It is also the insensitivity of Victor in not trying to recognize the innate goodness and humane nature in his creation Victors world becomes a stage where he is bound by an unstoppable desire to seek revenge on his creation by destroying it and his connection to the sublime nature is severed. The barren Arctic wasteland into which Victor soon chases the monster embodies the raw and primal quality of his hatred for his creation and becomes the final, inescapable resting place for both man and monster.
The crucial transition happens when Victor loses the most important element of his life Elizabeth and her love, Victor becomes dehumanized and develops an obsessive thirst for revenge similar to that exhibited previously by the being. Miserable himself that he may render no other wretched, he ought to die. The task of his destruction was mine, but I have failed. (p. 199-200) In the saga of revenge, cause and effect are often glossed over to give legitimacy to ones arguments.
Walton says I was at first touched by the expressions of his misery; yet when I recalled what Frankenstein had said of his powers of eloquence and persuasion¦. indignation was rekindled within me (P. 202) This is the general tendency of people who align themselves along one of the sides in a revenge story. Walton found it credible to sympathize with Victors suffering but never once wanted to question what brought the being to its current degree of monstrosity that it chose to torment and finally extinguish the flame of his creators life.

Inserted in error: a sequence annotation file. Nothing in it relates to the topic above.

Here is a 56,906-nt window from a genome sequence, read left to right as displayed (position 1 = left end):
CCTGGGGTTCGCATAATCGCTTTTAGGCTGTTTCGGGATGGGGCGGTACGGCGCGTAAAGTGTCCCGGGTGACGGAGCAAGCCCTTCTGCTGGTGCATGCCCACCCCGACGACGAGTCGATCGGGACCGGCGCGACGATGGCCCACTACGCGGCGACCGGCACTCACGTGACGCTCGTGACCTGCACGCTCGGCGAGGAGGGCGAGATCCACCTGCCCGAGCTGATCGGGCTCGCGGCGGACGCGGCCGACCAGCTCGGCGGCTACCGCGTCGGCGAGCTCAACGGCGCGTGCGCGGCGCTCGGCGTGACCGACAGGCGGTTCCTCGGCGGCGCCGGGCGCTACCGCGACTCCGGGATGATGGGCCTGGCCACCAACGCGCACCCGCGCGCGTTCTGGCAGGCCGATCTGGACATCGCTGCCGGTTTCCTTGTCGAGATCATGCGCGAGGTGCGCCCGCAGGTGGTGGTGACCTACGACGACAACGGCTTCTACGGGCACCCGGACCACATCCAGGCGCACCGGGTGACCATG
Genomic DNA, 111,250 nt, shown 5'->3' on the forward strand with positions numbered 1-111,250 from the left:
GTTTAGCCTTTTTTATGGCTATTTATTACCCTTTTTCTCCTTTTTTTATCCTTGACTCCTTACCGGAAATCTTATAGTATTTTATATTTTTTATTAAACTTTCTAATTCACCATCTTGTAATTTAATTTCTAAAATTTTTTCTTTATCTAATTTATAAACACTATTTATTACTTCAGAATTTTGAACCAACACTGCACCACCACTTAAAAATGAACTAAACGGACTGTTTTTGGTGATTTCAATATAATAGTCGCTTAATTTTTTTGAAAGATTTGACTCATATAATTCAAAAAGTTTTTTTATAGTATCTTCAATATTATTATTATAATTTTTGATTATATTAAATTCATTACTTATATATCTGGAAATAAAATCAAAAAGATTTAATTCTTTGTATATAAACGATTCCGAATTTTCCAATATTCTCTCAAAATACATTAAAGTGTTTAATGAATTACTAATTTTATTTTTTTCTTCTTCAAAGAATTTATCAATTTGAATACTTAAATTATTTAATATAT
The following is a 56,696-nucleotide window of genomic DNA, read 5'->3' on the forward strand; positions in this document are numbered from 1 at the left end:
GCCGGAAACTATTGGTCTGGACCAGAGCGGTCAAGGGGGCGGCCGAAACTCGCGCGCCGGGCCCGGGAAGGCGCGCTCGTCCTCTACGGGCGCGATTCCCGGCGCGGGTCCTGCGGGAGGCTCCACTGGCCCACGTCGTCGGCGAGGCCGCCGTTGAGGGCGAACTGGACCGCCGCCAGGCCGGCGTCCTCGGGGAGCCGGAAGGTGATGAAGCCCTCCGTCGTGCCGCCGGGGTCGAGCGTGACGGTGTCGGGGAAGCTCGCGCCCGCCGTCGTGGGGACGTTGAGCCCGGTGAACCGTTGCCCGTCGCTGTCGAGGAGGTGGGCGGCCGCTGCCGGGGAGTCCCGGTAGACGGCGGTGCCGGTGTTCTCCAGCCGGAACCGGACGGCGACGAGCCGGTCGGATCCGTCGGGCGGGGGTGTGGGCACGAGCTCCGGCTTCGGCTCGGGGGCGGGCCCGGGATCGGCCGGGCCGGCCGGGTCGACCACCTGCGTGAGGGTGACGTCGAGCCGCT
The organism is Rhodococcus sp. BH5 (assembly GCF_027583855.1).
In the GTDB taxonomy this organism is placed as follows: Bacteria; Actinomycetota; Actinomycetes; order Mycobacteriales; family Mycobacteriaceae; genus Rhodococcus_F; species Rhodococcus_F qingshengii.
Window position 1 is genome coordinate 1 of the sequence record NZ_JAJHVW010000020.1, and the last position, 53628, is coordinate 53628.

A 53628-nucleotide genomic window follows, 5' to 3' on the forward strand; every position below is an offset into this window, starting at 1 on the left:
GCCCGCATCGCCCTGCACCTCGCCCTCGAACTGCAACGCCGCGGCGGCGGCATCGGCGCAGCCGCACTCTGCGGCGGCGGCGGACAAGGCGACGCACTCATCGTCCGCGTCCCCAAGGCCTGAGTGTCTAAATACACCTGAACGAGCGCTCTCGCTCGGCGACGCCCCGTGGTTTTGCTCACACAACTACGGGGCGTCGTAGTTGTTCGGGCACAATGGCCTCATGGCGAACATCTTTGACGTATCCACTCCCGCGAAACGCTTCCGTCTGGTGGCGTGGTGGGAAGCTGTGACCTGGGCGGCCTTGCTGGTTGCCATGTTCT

Revenge is the primary theme discussed as an undercurrent and has resonance to the concept of hell in expressions of agony by both Victor Frankenstein and the being. Vengeance is always about choices. All [his] speculations and hopes are as nothing, and like the archangel who aspired to omnipotence, [he] [is] chained in an eternal hell. (p. 194) A choice exercised by Victor in choosing the well being of his fellow men and the resultant dereliction of his duties to his creation is the beginning of a slight, a betrayal and the seed of revenge.
The result of Revenge is always destruction to all concerned. It is like a fall that has no redemption. It is painful for the inflictor and the inflicted and this all consuming passion is the manifestation of hell on earth ensconced inside the hearts of those that carry it in them. The continuous mood of gloom, despair and detailed references to hell fire are clever was of the distinguished writer in warning the readers that lives spent in the seeking of and consumed by revenge shall always be covered by gloom and misery.
The circumstances which lead to the birth and growth of revenge and the mystical way in which it appears to be correct from both the opposing ends is the essential theme of Frankenstein by Shelley and the real monster is the urge to seek and exact revenge and that precisely is the hell a person carries within him for all life.
Shelley, Mary Wollstonecraft, Frankenstein: or the modern Prometheus, Oxford: Oxford University Press, 1998